11. Terminology • Holder: Buyer (has a “long” position) Option buyers have rights • Long Calls: the right to buy • Long Puts: the right to sell • Writer: Seller (has a “short” position) Option writers have obligations • Short Calls: the obligation to sell • Short Puts: the obligation to buy

  12. Important Terminology • Underlying Typically 100 shares of the stock on which the right or obligation exists. Example: XYZ December 80 Call @ 5.50 100 shares of XYZ stock is the “underlying” of this option

  13. Important Terminology • Strike or Exercise Price Price at which the underlying may be bought or sold Example: XYZ December 80 Call @ 5.50 $80 per share is the price at which the buyer of this call has the right to buy 100 shares of XYZ stock.

  14. Important Terminology • Expiration Date The day on which the option ceases to exist. Typically, the expiration date is the Saturday following the third Friday of the expiration month. Example: XYZ December 80 Call @ 5.50 The Saturday following the third Friday in December is the expiration date of this option.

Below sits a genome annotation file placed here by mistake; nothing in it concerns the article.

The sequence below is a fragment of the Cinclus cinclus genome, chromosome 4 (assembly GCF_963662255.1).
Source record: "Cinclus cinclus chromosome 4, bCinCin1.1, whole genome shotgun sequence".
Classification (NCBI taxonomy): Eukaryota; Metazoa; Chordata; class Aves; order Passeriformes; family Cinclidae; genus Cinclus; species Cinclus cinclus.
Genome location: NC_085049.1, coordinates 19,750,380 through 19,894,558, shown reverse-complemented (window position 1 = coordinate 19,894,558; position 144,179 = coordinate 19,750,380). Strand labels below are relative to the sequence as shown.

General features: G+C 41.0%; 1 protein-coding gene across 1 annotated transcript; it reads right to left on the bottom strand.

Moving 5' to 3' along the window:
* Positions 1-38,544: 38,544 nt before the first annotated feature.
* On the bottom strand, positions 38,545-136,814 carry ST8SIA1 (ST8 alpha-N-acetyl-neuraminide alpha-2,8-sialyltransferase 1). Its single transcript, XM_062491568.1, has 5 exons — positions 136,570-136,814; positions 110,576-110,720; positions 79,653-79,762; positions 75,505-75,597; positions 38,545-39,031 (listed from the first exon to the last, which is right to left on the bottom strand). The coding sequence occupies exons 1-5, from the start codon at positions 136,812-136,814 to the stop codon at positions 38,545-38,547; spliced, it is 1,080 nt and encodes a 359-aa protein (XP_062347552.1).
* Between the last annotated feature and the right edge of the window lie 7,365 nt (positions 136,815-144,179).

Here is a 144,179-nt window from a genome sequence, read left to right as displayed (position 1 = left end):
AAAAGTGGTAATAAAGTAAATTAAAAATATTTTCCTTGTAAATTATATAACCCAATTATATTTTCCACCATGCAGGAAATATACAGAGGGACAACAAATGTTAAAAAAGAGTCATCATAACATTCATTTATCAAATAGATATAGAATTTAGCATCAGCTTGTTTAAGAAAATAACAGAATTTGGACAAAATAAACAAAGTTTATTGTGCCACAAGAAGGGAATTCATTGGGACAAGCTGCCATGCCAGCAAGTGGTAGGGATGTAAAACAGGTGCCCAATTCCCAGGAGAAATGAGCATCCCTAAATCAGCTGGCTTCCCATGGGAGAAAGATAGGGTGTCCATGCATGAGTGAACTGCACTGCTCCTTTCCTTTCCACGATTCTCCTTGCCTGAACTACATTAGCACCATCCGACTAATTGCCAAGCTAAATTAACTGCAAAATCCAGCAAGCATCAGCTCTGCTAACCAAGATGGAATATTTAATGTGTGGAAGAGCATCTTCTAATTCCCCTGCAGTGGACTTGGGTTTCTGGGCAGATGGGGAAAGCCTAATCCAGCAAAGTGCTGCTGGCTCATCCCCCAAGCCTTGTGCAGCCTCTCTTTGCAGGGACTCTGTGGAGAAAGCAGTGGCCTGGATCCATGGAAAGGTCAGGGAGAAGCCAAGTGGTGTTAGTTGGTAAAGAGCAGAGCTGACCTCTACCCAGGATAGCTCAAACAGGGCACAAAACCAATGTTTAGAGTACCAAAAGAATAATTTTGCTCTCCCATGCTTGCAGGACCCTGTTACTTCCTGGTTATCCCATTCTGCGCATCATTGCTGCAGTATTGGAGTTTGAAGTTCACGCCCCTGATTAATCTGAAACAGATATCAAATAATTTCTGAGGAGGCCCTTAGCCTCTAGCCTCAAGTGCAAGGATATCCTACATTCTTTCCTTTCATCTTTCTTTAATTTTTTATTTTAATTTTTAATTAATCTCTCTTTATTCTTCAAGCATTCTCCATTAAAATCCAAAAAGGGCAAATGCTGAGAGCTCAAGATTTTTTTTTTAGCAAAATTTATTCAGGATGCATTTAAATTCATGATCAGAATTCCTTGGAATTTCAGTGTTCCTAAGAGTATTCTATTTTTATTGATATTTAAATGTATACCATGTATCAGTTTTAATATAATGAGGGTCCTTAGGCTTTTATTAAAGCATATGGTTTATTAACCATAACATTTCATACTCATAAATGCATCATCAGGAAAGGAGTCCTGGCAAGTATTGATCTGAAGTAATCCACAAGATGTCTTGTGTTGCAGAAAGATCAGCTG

15. Important Terminology • PremiumThe price of an option that is paid by the buyer and received by the seller. Example: XYZ December 80 Call @ 5.50 $5.50 per share, or $550 per option, not including commissions, is paid by the option buyer and received by the option writer.

  16. Important Terminology • ExerciseBuyers invoke their rights • Call Exercise: Call buyers choose to buy stock at the strike price (from the call seller) • Put Exercise: Put buyers choose to sell stock at the strike price (to the put seller)